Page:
“The climate crisis is a crisis of view”
– Rob Burbea (1)
Our moment-to-moment experience is influenced by many factors, including the environment we are in. By the environment, I mean the immediate surroundings as well as the larger ecological and societal context we inhabit. I remember a time on silent retreat when it was cold because of winter, and I practised meditation for long periods indoors. It was enjoyable to feel the warmth of the fire, listen to the crackling wood and see its embers. It felt so alive, so vibrant, such a presence despite the loneliness in my hermitage. I thank the gods and goddesses of nature for being such a support during difficult times.
We evolved intimately with nature, and whether we feel our immediate environment matters to our sense of belonging and embodiment in each moment. Nowadays we urban people spend so much time on our tech equipment (phones, computers, cars), that feeling intimate with nature is not a given. There has recently even emerged a new mental health diagnosis of Nature Deficit Disorder (2). Our modern industrial societies, influenced by secular humanistic and Cartesian body-as-object-of-mind, have conditioned a challenging dynamic to our relationship with the environment and nature.
Sacredness can be felt in many varieties and infinite ways. What do we hold sacred in life? Is nature included in this sacredness? It is worth contemplating our relationship with nature and explore ways in which we can enrich our meaningfulness and sense of belonging on this planet. Let’s take a moment and feel Earth’s embrace – the pull of gravity on our bodies and hearts – and allow that to ground us and enable a letting go right now.
How is it to rest on Earth’s force and holding?
Let’s feel into the breath…
How things look outside as we allow this?
Our minds are often pulled in many directions, and yet there is also this opportunity to enjoy Earth’s embrace. Perhaps there is a way in which the pull of gravity can be felt as Earth’s love for our bodies and hearts.
We are right now at a key moment in our human and history of evolutionary life altogether. The climate catastrophe is starting to be widely felt in its impacts on our societies, at the edge of civilizational collapse (3) (notwithstanding the extinction period we have just entered). Is life around us and as the species itself a part of our sacredness? Let us take another moment and feel into the goodness and liveliness of having other beings around us. How is it to feel the birdsong in the morning, walk with dogs, caress cats, ride horses, or other animals resonating in our imaginal space?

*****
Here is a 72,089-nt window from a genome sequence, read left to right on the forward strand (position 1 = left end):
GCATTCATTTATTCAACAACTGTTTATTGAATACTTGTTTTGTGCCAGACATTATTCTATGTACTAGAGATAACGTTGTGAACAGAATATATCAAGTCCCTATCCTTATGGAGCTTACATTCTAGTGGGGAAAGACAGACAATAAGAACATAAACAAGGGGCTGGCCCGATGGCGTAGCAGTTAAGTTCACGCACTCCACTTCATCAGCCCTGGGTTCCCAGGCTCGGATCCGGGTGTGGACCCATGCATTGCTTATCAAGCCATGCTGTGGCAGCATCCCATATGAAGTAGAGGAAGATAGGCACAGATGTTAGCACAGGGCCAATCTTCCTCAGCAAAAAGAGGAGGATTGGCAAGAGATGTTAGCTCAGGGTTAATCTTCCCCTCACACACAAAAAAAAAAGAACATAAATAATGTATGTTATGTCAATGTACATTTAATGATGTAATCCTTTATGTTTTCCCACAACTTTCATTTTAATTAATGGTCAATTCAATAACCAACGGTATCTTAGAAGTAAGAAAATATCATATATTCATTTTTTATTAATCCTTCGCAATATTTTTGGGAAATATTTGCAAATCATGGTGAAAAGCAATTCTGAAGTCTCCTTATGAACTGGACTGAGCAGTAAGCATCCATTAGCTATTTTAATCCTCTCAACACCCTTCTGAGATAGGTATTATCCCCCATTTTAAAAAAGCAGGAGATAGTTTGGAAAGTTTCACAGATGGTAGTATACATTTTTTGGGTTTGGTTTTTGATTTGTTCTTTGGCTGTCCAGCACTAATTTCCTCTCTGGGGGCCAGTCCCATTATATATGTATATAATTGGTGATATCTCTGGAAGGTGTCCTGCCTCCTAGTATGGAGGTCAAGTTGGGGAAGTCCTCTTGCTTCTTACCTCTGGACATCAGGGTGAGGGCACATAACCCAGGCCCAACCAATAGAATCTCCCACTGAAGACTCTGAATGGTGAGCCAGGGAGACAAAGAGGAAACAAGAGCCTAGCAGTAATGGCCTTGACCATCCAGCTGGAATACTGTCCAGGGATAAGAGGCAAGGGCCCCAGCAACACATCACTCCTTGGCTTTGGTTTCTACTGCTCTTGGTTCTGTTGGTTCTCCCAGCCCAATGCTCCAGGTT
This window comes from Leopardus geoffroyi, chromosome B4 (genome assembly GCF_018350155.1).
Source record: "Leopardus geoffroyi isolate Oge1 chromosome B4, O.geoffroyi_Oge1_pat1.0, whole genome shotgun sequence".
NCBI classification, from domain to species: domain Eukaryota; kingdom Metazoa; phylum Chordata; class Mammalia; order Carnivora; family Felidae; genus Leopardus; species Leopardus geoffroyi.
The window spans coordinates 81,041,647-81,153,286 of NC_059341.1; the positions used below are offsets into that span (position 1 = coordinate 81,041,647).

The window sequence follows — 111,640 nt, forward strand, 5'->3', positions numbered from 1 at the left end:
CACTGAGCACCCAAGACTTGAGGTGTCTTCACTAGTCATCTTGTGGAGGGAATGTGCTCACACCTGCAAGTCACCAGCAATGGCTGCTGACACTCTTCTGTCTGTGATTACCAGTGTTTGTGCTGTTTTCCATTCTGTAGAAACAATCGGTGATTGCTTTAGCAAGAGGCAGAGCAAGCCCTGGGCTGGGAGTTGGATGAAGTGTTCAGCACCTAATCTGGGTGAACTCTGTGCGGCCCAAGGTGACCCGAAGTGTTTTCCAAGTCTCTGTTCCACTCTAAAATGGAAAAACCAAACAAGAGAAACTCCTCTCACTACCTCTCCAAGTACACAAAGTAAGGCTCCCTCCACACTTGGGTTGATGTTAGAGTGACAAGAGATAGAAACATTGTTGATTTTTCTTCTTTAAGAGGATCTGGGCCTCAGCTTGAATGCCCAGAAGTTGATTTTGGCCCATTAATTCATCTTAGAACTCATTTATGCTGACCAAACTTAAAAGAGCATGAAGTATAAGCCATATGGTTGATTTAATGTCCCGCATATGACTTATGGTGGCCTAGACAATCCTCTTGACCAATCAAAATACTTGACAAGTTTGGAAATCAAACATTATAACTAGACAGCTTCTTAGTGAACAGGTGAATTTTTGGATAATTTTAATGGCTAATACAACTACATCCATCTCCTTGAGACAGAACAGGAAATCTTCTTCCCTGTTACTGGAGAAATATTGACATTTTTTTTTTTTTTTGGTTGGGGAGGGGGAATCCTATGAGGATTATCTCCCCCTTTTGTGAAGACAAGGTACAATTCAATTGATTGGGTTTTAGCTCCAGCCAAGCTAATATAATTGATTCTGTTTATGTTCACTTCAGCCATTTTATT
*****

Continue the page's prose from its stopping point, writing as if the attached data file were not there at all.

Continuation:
Let’s bring to mind a moment when we felt an animal’s love.
Sensing into that experience, sensations, breath.
Taking time to enjoy and appreciate.
As we feel the nourishment from the life around us, and our dependencies on many many other species, perhaps our hearts open. And from this open heart, we can feel a deeper belonging with others, on this planet, together. I encourage all of us to include life and the Earth itself to be included as imaginal forces in our meditations, uplifting our hearts and grounding our bodies. From this love of nature and a felt-sense understanding of ecology, our activism, belonging, groundedness and contemplative practices can enable new ways of being into this world. This sacred world, with its myriad beings and mysterious ways, is worth protecting.
(1) « An ecology of Love » Dharma talk by Rob Burbea, 21.12.2015: https://dharmaseed.org/talks/32201/
(2) “Ming” Kuo, F. E. (2013). Nature-deficit disorder: evidence, dosage, and treatment. Journal of Policy Research in Tourism, Leisure and Events, 5(2), 172-186.
(3) Degroot, D., Anchukaitis, K., Bauch, M., Burnham, J., Carnegy, F., Cui, J., … & Zappia, N. (2021). Towards a rigorous understanding of societal responses to climate change. Nature, 591(7851), 539-550.